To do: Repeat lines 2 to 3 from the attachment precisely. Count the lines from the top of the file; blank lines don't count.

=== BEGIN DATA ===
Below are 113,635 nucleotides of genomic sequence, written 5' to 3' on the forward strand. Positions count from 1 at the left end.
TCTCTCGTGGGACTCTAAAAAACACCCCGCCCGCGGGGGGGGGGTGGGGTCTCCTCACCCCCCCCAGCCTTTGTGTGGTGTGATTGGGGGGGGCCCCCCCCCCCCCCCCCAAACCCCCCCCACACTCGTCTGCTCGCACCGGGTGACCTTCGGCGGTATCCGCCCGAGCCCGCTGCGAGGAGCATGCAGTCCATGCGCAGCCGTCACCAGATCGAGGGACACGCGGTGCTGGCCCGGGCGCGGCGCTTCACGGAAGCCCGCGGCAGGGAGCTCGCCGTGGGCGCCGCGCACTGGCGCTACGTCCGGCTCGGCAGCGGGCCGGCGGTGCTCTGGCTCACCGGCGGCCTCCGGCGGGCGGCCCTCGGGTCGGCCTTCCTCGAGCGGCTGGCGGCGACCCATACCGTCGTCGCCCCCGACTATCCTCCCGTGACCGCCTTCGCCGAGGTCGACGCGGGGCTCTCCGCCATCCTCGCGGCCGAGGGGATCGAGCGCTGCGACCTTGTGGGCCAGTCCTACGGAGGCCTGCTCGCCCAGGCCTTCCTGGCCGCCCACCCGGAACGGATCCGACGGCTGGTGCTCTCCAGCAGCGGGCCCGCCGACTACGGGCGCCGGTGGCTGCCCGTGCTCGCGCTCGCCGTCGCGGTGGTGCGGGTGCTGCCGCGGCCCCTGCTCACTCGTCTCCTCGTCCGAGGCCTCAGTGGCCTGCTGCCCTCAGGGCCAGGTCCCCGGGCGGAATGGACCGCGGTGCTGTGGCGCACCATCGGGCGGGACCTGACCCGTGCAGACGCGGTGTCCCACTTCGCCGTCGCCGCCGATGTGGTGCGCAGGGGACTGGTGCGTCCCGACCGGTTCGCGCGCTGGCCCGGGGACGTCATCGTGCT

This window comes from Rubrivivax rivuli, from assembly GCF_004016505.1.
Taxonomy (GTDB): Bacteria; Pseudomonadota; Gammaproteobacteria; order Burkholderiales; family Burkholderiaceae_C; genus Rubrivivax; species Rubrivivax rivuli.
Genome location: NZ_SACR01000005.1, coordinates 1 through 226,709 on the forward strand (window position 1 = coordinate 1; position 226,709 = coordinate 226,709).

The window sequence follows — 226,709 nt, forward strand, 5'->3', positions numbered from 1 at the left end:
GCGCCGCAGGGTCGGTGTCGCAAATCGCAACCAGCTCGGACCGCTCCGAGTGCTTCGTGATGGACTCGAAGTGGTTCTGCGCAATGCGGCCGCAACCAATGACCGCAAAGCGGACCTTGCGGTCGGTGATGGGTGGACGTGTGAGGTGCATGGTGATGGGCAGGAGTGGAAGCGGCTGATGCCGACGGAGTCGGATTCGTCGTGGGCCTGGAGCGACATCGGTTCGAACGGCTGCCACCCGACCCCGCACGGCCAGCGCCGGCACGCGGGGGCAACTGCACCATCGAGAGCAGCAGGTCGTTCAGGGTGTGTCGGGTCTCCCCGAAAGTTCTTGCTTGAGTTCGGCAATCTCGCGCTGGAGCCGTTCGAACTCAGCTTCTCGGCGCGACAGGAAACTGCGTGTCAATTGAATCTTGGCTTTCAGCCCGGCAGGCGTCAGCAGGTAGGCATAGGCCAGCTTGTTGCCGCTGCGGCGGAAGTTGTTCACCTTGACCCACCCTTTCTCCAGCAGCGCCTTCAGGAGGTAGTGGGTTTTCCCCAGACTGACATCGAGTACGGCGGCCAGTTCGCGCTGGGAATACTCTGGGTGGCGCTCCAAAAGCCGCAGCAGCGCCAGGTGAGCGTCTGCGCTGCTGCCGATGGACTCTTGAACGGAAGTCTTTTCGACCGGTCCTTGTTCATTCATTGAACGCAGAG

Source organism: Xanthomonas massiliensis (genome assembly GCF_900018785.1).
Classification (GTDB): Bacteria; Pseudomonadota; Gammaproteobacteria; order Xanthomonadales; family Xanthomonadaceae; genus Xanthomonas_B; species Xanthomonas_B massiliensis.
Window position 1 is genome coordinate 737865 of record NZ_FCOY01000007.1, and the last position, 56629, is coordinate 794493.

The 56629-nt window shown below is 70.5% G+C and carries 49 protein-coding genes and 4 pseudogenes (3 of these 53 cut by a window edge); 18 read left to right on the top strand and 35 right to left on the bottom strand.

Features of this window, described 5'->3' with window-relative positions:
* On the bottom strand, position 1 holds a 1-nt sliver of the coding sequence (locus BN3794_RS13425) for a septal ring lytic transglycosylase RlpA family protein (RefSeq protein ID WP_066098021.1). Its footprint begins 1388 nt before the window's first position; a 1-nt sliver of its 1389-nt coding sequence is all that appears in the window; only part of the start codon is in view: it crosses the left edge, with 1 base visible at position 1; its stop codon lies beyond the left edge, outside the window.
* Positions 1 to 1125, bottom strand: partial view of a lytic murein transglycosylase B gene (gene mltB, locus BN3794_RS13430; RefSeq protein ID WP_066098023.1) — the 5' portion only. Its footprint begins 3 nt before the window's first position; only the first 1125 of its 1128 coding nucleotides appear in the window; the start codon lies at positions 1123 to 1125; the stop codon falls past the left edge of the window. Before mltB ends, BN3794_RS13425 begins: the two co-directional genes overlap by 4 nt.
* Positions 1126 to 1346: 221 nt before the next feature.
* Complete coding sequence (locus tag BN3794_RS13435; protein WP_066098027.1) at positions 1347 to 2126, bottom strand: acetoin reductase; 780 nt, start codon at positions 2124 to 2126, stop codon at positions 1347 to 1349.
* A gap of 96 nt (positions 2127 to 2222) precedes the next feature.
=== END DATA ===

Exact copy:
TCTCTCGTGGGACTCTAAAAAACACCCCGCCCGCGGGGGGGGGGTGGGGTCTCCTCACCCCCCCCAGCCTTTGTGTGGTGTGATTGGGGGGGGCCCCCCCCCCCCCCCCCAAACCCCCCCCACACTCGTCTGCTCGCACCGGGTGACCTTCGGCGGTATCCGCCCGAGCCCGCTGCGAGGAGCATGCAGTCCATGCGCAGCCGTCACCAGATCGAGGGACACGCGGTGCTGGCCCGGGCGCGGCGCTTCACGGAAGCCCGCGGCAGGGAGCTCGCCGTGGGCGCCGCGCACTGGCGCTACGTCCGGCTCGGCAGCGGGCCGGCGGTGCTCTGGCTCACCGGCGGCCTCCGGCGGGCGGCCCTCGGGTCGGCCTTCCTCGAGCGGCTGGCGGCGACCCATACCGTCGTCGCCCCCGACTATCCTCCCGTGACCGCCTTCGCCGAGGTCGACGCGGGGCTCTCCGCCATCCTCGCGGCCGAGGGGATCGAGCGCTGCGACCTTGTGGGCCAGTCCTACGGAGGCCTGCTCGCCCAGGCCTTCCTGGCCGCCCACCCGGAACGGATCCGACGGCTGGTGCTCTCCAGCAGCGGGCCCGCCGACTACGGGCGCCGGTGGCTGCCCGTGCTCGCGCTCGCCGTCGCGGTGGTGCGGGTGCTGCCGCGGCCCCTGCTCACTCGTCTCCTCGTCCGAGGCCTCAGTGGCCTGCTGCCCTCAGGGCCAGGTCCCCGGGCGGAATGGACCGCGGTGCTGTGGCGCACCATCGGGCGGGACCTGACCCGTGCAGACGCGGTGTCCCACTTCGCCGTCGCCGCCGATGTGGTGCGCAGGGGACTGGTGCGTCCCGACCGGTTCGCGCGCTGGCCCGGGGACGTCATCGTGCT

This window comes from Rubrivivax rivuli, from assembly GCF_004016505.1.